Clipped From The New York Times

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 - of a a a be book-lreener In , a in Constan-tine...
of a a a be book-lreener In , a in Constan-tine is Dicker-son S2 A is House-smith's " CHINATOWN'S WARRIORS AGREE TO REAL PEACE To Judge Foster the Tong Men Go and Promise. ON FRIDAY THEY WILL SIGN Revolvers and Knives Abjured, Mock Duck Disowned, Nothing But Peace Some Dignitaries Help. The dove of peaea baa spread Ita wings over Chinatown. No more will tha On Leong Tong men and tha Hip Sing Tong men war on one another with long-barreled heavy revolver and short, ahlny knives at least, they say they won't. Bloodshed la to end.' The slory of being mediator belong to Judge Warren W. Foster of General Sessions. Fifty Chinamen got together in his of fice in the Criminal Courts Building late yesterday afternoon and told him how sad they were at tha shootings ln Mott and Pell Streets. Teara rolled out of tha almond eyea of the Hip Sing Tonga aa they blessed the Joys of peace, sweet peace; the men of the On Leong Tong bemoaned the strife between Chinese brothers In a ..range land. Dr. F. F. Tong. aent over by hla Imperial Majesty to atop tha feuda, waa there, so were Kit Fu Shab. Consul to New York; Guy Maine of th Chlnea Reform Association, and many another Chinese celebrity, t Judge Foster was selected aa mediator after a conference between hia- Excellency Kit Fu Shah and Dr. Tong. They decided that the war of tha tonga bad to be stopped. Apparently neither faction had been able to kill the other out and stop It that way, ao only arbitration waa left- The two dignitaries called on Chinese merchants for advice. Judge Foater'e name was proposed, and everybody agreed to it. When th proposal waa mad to the Juchj he was very much surprised, but replied that h would only b too glad to act. Th peace congress aaaembled yesterday afternoon for ita first session. Chinamen with smiles.' Chinamen with scowls, short Chinamen and long Chinamen. Hip Sings and On Leongs trooped through th corridors of District Attorney Jerome' fortress In Centre Street and swarmed Into the elevators. Much Jabbering In an unknown tongue befuddled th elevator men and the court policemen, moat of whom hadn't beard of th peace congress and couldn't understand th aud-den approach of th Yellow Peril. Representing th On Leong Tong were Moy Tow. Gin Gum. and th venerated Mayor of Chinatown, Tom Lee. For some curious reason Tom Lee stayed outside the room and sent In lieutenant with commands to his followers. For the Hip Sing Tong appeared Huey Oow, William Le York, and Louis Quong. Tha Orientals made such a Jam In Judge Foster's Quarters that there waa hardly room to move around. The two factions had their lawyer. Thomaa P. Dlnnean represented th On Leongs and Frederick A. Ware and Ely Rosenberg tho Hip Sings. Judge Foster opened tha proceedings by asking for a statement of " differences." Mr. Dlnnean arose. " Thert are not any dif ferencee that cannot be settled peaceably," be said, " and we that is, the On Leong Tong are willing to make any agreement for peace. Tt fighting In Chinatown haa seriously affected th business Interests of that quarter." Then Mr. War got up and spoke In behalf of the Hip Sing Tong. " There are no differences that cannot be settled peaceably," ho said, or words to that efi'ect, and th Hip Sing Tong wants peace. I'm ready to algn any pa pers right here and promlsa that th Hip Sing Tong will keep th agreement." " How about thla carrying of weapons?" asked Judge Foster. " Do you not know that it is asrainst the law to carry t Is tola and brass knuckles and knives?" A chorus of Chinese voices sang out against the iniquitous practice of carrying weapons. On every face waa written a great horror at the very thought thereof. Promises not to carry weapons were freely made. Then Dr. Tong spoke. He was sent to this country ostensibly to talk about treaties at Washington, but has spent most of his time trying to find a way to end tne internal wars among the New York Chinamen. " I am a disinterested party." declared Dr. Tong. " I am not allied with either the Hip Sing Tong or th On Leong Tong. All I want fs that peace shall be restored and that the business interests of the Chlnea shall be protected." After a few more .word by Dr. Tong Judge Foster called on his Exoellency Kit Fu Shah, the Consul. He expressed a few peaceful opinion through Dr. Tong as interpreter. Than cam up tha question of signing a protocol immediately. If the signing were left over there might be more shooting and more funerals meanwhile. Mr. Dlnnean said he could not sign any paper without full authority from his society, but that he could give th word of th society not to engage in any more fights. So it was finally agreed that way. Friday la aet as the day. Then th accredited representativea will appear again before Judge Foster, and will sign a per manent treaty oi peace. Aleanwnil a hard-and-faat armistice will exist In Chinatown. It came out yesterday that the Hip Sings disowned Mc-k Duck. Their lawyer said so. Mock Duck had played the District Attorney a mean trick. Mr. Rosenberg said, by not keeping his promise to clear out and make no more trouble. Therefore the Hip Sings were dona with him. Before Friday both societies are to have meetings and issue peace proclamations. These proclamation will De spread broad' cast in Chinatown, ana Wlil 1 warn th citixen against mar. BINGHAM EUDS SOFT BERTHS. at aa ha of th of th Lan iwn-ty-flve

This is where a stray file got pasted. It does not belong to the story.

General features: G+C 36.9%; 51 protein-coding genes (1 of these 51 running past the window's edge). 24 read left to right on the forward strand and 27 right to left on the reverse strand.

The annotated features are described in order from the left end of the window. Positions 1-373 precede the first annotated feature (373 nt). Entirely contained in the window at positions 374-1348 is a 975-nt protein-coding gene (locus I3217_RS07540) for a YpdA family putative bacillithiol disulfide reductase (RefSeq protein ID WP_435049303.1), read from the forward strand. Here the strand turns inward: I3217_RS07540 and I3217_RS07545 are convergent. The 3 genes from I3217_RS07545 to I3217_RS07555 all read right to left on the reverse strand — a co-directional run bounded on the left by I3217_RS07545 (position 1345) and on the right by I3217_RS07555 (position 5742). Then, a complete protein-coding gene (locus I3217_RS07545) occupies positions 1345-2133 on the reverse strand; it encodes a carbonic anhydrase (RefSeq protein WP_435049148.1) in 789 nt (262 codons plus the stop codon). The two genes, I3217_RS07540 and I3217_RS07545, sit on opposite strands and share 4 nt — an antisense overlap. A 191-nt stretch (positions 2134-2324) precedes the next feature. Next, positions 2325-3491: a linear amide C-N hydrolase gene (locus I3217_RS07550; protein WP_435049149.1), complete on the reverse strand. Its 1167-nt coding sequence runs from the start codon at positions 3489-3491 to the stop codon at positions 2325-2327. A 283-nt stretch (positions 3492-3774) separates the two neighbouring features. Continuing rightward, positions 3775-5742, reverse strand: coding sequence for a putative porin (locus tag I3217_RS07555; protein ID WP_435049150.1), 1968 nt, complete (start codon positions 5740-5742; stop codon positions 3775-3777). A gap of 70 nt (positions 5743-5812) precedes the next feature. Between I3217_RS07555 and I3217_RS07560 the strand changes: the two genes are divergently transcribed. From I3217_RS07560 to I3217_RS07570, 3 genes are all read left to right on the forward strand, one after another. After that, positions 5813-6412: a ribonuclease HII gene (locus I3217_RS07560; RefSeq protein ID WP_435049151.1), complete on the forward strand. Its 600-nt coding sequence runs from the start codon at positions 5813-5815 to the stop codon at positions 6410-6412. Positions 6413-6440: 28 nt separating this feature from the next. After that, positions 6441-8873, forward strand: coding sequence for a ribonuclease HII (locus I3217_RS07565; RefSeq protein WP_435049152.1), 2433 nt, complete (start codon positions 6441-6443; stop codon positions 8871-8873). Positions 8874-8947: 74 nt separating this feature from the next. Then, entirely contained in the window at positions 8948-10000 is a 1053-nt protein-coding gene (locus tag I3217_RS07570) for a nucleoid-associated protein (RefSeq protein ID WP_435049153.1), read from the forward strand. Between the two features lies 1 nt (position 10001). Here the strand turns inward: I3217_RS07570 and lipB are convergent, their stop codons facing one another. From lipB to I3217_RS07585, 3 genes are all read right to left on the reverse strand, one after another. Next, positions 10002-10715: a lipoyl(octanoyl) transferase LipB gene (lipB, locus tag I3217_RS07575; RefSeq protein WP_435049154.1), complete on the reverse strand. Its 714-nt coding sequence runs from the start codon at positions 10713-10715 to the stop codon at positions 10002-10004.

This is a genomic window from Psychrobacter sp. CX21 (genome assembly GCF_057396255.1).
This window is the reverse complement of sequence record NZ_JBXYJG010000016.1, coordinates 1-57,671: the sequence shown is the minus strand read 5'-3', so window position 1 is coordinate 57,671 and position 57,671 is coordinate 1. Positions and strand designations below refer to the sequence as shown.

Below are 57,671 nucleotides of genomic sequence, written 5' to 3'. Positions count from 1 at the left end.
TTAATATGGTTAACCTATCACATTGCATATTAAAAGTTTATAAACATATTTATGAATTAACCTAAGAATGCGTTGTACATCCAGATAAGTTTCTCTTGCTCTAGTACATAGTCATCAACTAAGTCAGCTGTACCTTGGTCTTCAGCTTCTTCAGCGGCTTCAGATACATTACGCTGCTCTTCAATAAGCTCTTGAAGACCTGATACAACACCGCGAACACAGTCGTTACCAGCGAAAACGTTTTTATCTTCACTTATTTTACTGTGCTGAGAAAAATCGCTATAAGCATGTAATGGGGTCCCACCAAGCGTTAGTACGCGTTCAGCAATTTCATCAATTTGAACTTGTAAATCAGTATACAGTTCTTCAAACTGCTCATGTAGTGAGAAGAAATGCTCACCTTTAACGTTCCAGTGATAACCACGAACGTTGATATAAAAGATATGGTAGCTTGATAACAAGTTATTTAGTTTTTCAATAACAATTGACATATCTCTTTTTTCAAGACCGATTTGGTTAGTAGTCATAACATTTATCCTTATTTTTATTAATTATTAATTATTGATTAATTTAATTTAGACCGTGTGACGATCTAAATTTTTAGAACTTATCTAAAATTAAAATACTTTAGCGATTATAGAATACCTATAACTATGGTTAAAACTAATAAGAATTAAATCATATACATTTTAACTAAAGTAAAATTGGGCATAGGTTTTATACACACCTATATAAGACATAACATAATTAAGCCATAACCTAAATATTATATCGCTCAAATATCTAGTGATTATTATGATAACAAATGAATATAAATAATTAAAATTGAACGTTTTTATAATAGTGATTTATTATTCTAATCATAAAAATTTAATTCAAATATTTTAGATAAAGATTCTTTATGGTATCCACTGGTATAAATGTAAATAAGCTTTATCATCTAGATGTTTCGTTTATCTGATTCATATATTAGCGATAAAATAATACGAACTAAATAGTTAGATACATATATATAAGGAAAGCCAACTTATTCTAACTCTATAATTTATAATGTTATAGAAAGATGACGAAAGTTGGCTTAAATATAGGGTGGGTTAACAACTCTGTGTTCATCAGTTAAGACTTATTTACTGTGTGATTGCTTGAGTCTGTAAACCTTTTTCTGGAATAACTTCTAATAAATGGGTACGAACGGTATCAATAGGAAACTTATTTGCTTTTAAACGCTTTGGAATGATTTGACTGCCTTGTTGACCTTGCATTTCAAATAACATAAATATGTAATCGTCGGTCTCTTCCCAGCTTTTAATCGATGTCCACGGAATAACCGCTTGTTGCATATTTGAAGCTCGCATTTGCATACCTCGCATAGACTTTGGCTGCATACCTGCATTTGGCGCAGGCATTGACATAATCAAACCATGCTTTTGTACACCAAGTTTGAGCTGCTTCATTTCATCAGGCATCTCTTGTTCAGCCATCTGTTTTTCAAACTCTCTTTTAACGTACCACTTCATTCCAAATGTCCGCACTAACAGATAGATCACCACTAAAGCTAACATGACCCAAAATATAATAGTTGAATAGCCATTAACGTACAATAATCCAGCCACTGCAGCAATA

Clipped from
  1. The New York Times,
  2. 31 Jan 1906, Wed,
  3. Page 18

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